Rubens' Tube

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A Rubens' Tube setup

The Rubens' tube, also known as the Standing wave flame tube, or simply flame tube, is a physics experiment demonstrating a standing wave. It shows the relationship between sound waves and air pressure.


[edit] Overview

A length of pipe is perforated along the top and sealed at both ends - one seal is attached to a small speaker or frequency generator, the other to a supply of a flammable gas (propane tank). The pipe is filled with the gas, and the gas leaking from the perforations is lit. If a constant frequency is used, a standing wave can form within the tube. When the speaker is turned on, the standing wave will create higher and lower pressure points along the tube. Where there is higher pressure due to the sound waves, more gas will escape from the perforations in the tube, and the flames will be higher at those points. In these cases, it is possible to determine the wavelength by simply measuring with a ruler.

[edit] History

John Le Conte discovered in 1858 that flames were sensitive to sound. In 1862 Rudolph Koenig showed that the height of a flame could be affected by transmitting sound in the gas supply, and the change as time passes could be displayed with rotating mirrors. August Kundt, in 1866, demonstrated an acoustical standing wave by placing seeds of lycopodium or cork dust in a tube. When a sound was made in the tube, the material inside lined up in nodes and antinodes in line with the oscillation of the wave, creating a standing wave. Later that century, Behn showed that small flames could be used as sensitive indicators of pressure. Finally, in 1904, using these two important discoveries, Heinrich Rubens, whom this experiment is named after, took a 4-metre-long tube and drilled 200 small holes into it at 2 centimeter intervals, and filled it with a flammable gas. After lighting the gas (whose flames all rose to near-equal heights), he noted that a sound produced at one end of the tube would create a standing wave, equivalent to the wavelength of the sound being made.[1].[2][3][4][5] O. Krigar-Menzel assisted Rubens with the theory.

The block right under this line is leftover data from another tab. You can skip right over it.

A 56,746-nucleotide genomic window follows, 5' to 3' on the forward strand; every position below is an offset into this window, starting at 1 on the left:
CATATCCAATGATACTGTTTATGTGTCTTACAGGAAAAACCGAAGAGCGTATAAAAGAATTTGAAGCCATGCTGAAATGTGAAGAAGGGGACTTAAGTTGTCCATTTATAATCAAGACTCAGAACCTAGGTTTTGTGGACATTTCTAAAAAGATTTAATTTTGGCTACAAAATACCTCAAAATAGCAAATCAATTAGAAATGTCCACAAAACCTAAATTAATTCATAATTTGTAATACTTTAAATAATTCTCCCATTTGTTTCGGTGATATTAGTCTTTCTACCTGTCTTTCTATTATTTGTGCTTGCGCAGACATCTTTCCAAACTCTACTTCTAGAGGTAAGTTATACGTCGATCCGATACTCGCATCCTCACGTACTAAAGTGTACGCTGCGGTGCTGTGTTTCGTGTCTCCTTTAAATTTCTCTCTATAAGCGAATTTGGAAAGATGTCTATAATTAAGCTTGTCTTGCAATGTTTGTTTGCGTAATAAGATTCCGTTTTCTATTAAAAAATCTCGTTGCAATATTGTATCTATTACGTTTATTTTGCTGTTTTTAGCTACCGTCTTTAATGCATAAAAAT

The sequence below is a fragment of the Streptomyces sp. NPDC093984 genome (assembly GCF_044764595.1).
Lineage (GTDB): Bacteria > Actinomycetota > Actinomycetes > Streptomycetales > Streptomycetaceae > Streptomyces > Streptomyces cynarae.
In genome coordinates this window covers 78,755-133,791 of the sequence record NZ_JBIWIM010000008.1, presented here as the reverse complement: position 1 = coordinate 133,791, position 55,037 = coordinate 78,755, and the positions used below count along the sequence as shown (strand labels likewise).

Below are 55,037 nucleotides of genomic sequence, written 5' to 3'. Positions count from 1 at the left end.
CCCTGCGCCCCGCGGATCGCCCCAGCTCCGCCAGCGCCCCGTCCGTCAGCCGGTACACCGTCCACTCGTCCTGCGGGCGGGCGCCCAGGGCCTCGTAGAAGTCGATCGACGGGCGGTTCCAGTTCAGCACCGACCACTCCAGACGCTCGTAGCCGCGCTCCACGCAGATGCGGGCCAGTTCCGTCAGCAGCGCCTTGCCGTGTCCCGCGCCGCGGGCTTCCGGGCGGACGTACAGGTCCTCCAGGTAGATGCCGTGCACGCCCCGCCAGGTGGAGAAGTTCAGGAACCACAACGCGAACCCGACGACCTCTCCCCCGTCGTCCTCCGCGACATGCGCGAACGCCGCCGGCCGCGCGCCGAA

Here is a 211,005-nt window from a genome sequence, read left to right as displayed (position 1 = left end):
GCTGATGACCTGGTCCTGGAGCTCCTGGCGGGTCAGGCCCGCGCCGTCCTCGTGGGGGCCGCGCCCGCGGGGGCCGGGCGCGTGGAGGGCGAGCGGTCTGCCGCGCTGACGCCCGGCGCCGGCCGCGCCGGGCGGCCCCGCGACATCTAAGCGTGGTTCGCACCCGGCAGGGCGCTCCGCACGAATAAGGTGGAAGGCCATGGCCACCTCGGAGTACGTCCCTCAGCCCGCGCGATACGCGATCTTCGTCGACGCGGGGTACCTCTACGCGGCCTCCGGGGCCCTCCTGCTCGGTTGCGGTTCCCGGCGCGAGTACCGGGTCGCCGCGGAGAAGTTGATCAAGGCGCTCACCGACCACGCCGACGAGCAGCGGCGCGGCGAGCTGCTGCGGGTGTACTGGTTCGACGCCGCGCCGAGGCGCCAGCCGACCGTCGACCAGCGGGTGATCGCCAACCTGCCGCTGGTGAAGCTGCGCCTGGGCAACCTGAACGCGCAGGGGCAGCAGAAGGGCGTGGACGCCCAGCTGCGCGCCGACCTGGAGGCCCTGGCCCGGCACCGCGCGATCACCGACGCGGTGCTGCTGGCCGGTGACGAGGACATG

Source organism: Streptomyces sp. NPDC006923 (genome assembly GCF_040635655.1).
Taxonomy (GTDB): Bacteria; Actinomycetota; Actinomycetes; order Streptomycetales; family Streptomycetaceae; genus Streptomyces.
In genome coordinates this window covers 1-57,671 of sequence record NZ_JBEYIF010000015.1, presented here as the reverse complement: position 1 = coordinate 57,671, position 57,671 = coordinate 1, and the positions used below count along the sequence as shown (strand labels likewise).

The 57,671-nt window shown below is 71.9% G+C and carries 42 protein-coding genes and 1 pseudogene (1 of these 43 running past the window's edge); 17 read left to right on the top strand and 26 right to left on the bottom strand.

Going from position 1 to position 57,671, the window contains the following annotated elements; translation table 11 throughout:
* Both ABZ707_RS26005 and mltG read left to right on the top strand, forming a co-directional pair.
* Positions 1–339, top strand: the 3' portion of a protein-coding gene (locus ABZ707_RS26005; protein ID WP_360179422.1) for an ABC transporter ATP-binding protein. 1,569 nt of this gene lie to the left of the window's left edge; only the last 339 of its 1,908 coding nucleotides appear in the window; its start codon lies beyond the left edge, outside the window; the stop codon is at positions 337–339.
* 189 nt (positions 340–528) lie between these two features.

Measuring the wavelength of a tone played into the device.

[edit] Public displays

A Rubens' Tube was on display at The Exploratory in Bristol, England until it closed in 1999, at which time the exhibit was moved to the @-Bristol museum.[6]
This display is also found in Physics departments at a number of Universities.[7]

[edit] References

  1. ^ Verhandlungen der Deutschen Physikalischen Gesellschaft, Nr.24 (30 Dec 1904) pp. 351, 352, 353, 354 "Stehende Schallwellen durch Manometerflammen, (Demonstrated by Heinrich Rubens, December, 8th 1904 )" via instructables
  2. ^ Annalen der Physik, vol. 322, Issue 6, pp.149-164 Flammenröhre für akustische Beobachtungen , H. Rubens, O. Krigar-Menzel (1905)
  3. ^ Philosophical Transactions of the Royal Society of London. "Series A, Containing Papers of a Mathematical or Physical Character", Vol. 230, pp. 413-445 (1932)
  4. ^ "The Flame Tube - ENGLISH TRANSLATION". Retrieved on November 8. 
  5. ^ "Luehrs Waterwave Englisch (.doc format)". Retrieved on November 8. 
  6. ^ "The Exploratory - Exhibits". Retrieved on November 6. 
  7. ^ "Oscillation & Waves". Retrieved on November 8. 

[edit] External links

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